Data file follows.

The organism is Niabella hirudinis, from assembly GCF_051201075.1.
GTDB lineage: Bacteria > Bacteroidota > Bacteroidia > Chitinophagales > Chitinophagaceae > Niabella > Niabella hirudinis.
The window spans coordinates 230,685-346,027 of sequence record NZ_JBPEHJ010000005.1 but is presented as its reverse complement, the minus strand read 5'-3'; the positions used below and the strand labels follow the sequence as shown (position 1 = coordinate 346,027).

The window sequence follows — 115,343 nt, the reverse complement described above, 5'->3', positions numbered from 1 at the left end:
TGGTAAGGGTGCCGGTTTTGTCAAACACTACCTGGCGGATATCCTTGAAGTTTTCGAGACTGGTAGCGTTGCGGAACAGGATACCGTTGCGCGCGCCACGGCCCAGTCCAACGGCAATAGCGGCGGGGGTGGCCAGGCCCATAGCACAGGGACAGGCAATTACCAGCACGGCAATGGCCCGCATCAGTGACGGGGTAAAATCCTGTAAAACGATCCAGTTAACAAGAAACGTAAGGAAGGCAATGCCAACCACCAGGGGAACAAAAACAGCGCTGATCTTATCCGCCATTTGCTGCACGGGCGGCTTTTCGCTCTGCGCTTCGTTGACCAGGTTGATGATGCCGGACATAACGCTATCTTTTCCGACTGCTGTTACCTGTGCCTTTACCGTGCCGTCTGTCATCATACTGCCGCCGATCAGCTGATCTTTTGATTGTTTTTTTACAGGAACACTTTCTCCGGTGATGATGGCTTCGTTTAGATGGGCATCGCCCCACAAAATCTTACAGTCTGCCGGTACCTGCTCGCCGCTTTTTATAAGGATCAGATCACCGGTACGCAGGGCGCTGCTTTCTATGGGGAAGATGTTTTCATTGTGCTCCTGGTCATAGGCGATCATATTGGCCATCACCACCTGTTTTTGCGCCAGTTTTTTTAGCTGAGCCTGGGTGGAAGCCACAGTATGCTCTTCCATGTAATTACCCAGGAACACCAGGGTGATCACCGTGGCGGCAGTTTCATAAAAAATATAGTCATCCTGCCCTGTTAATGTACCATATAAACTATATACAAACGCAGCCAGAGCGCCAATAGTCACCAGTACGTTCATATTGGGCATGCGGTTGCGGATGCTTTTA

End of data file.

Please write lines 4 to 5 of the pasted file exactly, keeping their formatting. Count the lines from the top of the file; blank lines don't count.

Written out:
The window sequence follows — 115,343 nt, the reverse complement described above, 5'->3', positions numbered from 1 at the left end:
TGGTAAGGGTGCCGGTTTTGTCAAACACTACCTGGCGGATATCCTTGAAGTTTTCGAGACTGGTAGCGTTGCGGAACAGGATACCGTTGCGCGCGCCACGGCCCAGTCCAACGGCAATAGCGGCGGGGGTGGCCAGGCCCATAGCACAGGGACAGGCAATTACCAGCACGGCAATGGCCCGCATCAGTGACGGGGTAAAATCCTGTAAAACGATCCAGTTAACAAGAAACGTAAGGAAGGCAATGCCAACCACCAGGGGAACAAAAACAGCGCTGATCTTATCCGCCATTTGCTGCACGGGCGGCTTTTCGCTCTGCGCTTCGTTGACCAGGTTGATGATGCCGGACATAACGCTATCTTTTCCGACTGCTGTTACCTGTGCCTTTACCGTGCCGTCTGTCATCATACTGCCGCCGATCAGCTGATCTTTTGATTGTTTTTTTACAGGAACACTTTCTCCGGTGATGATGGCTTCGTTTAGATGGGCATCGCCCCACAAAATCTTACAGTCTGCCGGTACCTGCTCGCCGCTTTTTATAAGGATCAGATCACCGGTACGCAGGGCGCTGCTTTCTATGGGGAAGATGTTTTCATTGTGCTCCTGGTCATAGGCGATCATATTGGCCATCACCACCTGTTTTTGCGCCAGTTTTTTTAGCTGAGCCTGGGTGGAAGCCACAGTATGCTCTTCCATGTAATTACCCAGGAACACCAGGGTGATCACCGTGGCGGCAGTTTCATAAAAAATATAGTCATCCTGCCCTGTTAATGTACCATATAAACTATATACAAACGCAGCCAGAGCGCCAATAGTCACCAGTACGTTCATATTGGGCATGCGGTTGCGGATGCTTTTA